Raw Goat Milk Formula by Organic Thrifty
2 cups raw goat milk (Why raw? Raw milk provides numerous enzymes, and allows the proteins to stay in tact while pastuerization renders them denatured. While raw milk will give optimal nutrition, it is my opinion that pastuerized and even powdered goats milk may be perferable, in some cases, to cow's milk for children with extreme sensitivities.)
2 cups filtered water (As the child grow, you should adjust this water-to-goat milk ratio by increasing the amount of goat milk and decreasing the amount of water. This can begin gradually at about 9 months. If stools become more difficult for the child to pass, then increase the amount of water and try again in another month).
1/4 cup liquid whey from goat yogurt or kefir (contains lots of good probiotics and is very nourishing; making it more like breast milk. To get whey simply strain goat milk yogurt or fil mjolk from Cultures for Health. (I get a lot of questions about the whey. You can also make it by straining plain cow milk yogurt, as long as there is no severe intolerance. Some people omit the whey, but I think it's very important)
1 -2 tsp organic blackstrap molassas (start with less, add more if needed. This provides B-vitamins, iron, trace minerals, and helped relieve constipation.) (If stools are too loose, decrease amount!)
2 tsp raw agave nectar (adds carbs, necessary for brain growth. Alternatively, you could use lactose, but I wanted to avoid this as I could not find a source that was made from goat milk since Jonathan was reacting to anything made from cow milk. Organic Brown Rice Syrup is also an option, but I didn't like the processing involved here. Obviously honey is out.) Update: Grade B, organic maple syrup is looking like the most ideal option out there in terms of sweeteners, so consider this if you are concerned about agave nectar. My son did fine with the agave, and he is not addicted to fruit or carbs (I have him on a sugar-free, low-starch and low-fruit diet).
1/4 tsp of bifodobacterium infantis (I used Metagenics "Bifidus" which is a dairy-free culture and of high quality. Also, Bio-Kult is a strong probiotic that has been used with infants as well. Consult your ND! Available through naturopaths, chiropractors, and other practitioners)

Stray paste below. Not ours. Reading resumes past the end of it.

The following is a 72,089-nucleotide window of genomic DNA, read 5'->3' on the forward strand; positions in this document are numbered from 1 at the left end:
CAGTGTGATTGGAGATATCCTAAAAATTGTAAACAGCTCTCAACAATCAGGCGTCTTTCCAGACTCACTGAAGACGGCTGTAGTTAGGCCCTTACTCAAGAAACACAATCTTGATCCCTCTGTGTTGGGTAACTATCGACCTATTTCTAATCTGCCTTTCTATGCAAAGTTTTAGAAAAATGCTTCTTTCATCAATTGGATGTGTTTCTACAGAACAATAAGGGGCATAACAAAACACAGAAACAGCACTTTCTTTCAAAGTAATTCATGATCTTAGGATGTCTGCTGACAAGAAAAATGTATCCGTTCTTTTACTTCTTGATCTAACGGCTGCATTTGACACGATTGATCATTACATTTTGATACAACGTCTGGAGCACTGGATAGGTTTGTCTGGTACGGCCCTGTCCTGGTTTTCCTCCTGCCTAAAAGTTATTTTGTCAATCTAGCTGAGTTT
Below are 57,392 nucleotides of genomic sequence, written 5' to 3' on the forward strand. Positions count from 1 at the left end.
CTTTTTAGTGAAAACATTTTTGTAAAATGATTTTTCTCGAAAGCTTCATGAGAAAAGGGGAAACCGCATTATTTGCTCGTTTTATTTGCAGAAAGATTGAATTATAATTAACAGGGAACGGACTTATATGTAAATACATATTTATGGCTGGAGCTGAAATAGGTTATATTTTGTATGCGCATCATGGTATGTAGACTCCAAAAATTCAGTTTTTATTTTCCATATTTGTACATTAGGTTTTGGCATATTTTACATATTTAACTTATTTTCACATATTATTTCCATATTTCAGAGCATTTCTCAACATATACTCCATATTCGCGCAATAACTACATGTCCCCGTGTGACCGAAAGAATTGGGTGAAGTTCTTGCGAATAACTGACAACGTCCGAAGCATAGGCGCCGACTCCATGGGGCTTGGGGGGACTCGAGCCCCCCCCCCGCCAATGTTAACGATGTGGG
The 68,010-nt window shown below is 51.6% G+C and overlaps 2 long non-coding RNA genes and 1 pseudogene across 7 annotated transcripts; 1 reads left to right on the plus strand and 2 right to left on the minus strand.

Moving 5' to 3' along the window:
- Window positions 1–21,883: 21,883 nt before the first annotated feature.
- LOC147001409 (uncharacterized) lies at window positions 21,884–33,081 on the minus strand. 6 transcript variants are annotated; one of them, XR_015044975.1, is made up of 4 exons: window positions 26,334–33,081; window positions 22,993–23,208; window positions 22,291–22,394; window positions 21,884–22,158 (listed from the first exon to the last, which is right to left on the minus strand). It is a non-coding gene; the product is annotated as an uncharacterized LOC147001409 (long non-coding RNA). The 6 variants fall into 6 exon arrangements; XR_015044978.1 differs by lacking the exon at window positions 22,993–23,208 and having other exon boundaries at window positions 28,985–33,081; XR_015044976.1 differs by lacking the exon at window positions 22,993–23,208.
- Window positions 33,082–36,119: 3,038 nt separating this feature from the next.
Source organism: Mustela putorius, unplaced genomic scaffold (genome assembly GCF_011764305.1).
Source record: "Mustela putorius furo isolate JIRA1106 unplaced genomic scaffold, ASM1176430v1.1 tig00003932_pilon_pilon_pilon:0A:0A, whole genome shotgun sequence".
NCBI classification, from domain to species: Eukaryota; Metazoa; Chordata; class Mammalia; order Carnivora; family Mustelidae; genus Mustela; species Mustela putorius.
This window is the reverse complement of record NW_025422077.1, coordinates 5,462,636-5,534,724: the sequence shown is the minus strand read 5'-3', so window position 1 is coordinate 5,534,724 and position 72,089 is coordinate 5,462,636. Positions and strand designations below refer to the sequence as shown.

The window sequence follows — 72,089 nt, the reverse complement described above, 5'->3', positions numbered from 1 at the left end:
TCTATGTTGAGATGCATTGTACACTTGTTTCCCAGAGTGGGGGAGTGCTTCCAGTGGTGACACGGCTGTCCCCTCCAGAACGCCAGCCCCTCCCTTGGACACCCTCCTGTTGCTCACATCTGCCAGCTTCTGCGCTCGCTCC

1/2 teaspoon high-vitamin cod liver oil (I used the Quantum brand from Radient Life) but any will do.
1 tsp unrefined sunflower oil (Rapunzel brand) for Vitamin E
1 tsp extra virgin olive oil for monosaturated fats
2 tsp virgin coconut oil (this is very important, as it contains lauric acid which is a medium-chain fatty acid. It's an important antiviral, antifungal that's found in breast milk)
2 tsp nutritional yeast (this is also very important as it contains the B vitamins. I like Lewis Labs Nutritional Yeast because it's gluten-free and full of a wide spectrum of minerals ) If your child is gassy or has reflux on this formula, remove the yeast first and see if it improves. Yeasts vary from brand to brand, and I can only recommend Lewis Labs.
1/4 teaspoon amla or NOW acerola powder (I prefer amla, as it does not contain any extra additives, and I found this for cheap in an Indian store)
Blend all ingredients together in a blender. Pour into individual glass bottles or one large. To warm, place in a pan of simmering water. Never use a microwave. This formula is best made daily to preserve freshness and to optimize nutrition.
Notes: Many recipes say to add frozen, raw goat liver for the purposes of replacing B vitamins. I never did this, but did begin feeding my son pureed chicken liver at 6 months.
Updates: Yes, you can add liquid B-vitamins such as Folic Acid and B12 rather than the Yeast. B-vitamins should be given at 1/4 of the adult dosage listed on the label.
Coconut oil can be difficult as it is solid when cold. You will notice it forming clumps on the surface of the formula. It can help to liquify the coconut oil by melting it slightly before blending. Then, when you warm up the formula in a hot water bath, the coconut oil will liquify and you can shake it up. The oils are the biggest bugaboo, honestly, of this formula, and if they don't work well for you, you can omit them and it won't be the end of the world nutritionally :)
Any questions or comments are much appreciated, although I will NOT be debating the issue of feeding raw goat milk to a baby, for it is a real, nourishing alternative to the limited, nasty canned formula options on the market, which are laden which ultra-high temperature processed, denatured milk with a myriad of refined corn and soy oils, with corn syrup added. This stuff is not food. Wet nurses were not an option for me, and neither was starvation. This is what worked, and worked amazingly well!